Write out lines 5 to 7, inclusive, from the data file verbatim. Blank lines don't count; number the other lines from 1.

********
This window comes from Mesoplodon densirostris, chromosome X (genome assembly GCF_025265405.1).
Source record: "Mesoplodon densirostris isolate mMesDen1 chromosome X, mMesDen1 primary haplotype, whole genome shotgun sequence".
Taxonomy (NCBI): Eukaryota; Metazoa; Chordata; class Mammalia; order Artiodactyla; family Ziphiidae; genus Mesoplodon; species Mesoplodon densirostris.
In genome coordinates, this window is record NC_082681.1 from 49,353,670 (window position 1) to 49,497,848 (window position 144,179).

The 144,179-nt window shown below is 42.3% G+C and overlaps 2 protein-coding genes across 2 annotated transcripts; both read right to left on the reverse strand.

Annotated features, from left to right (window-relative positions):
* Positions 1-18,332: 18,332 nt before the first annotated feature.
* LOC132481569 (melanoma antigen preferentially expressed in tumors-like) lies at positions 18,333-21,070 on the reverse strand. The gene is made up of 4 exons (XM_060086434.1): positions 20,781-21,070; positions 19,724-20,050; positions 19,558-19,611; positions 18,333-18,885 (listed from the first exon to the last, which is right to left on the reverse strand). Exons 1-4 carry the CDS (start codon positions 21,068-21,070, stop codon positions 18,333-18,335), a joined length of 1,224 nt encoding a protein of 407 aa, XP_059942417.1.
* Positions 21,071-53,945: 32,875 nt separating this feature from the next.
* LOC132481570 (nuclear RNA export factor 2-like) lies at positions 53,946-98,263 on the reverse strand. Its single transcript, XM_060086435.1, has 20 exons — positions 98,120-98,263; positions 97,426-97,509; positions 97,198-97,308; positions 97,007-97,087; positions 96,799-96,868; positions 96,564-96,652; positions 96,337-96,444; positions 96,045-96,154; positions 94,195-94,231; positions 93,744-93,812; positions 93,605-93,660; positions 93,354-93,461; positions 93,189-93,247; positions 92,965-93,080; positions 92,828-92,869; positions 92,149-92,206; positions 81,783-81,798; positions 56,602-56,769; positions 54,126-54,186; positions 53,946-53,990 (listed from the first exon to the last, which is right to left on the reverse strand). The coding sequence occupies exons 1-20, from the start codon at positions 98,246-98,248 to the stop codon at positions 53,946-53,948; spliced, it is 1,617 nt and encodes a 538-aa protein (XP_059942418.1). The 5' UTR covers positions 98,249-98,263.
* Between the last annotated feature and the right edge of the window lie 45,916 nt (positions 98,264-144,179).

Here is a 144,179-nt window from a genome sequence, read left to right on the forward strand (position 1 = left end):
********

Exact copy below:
The 144,179-nt window shown below is 42.3% G+C and overlaps 2 protein-coding genes across 2 annotated transcripts; both read right to left on the reverse strand.

Annotated features, from left to right (window-relative positions):
* Positions 1-18,332: 18,332 nt before the first annotated feature.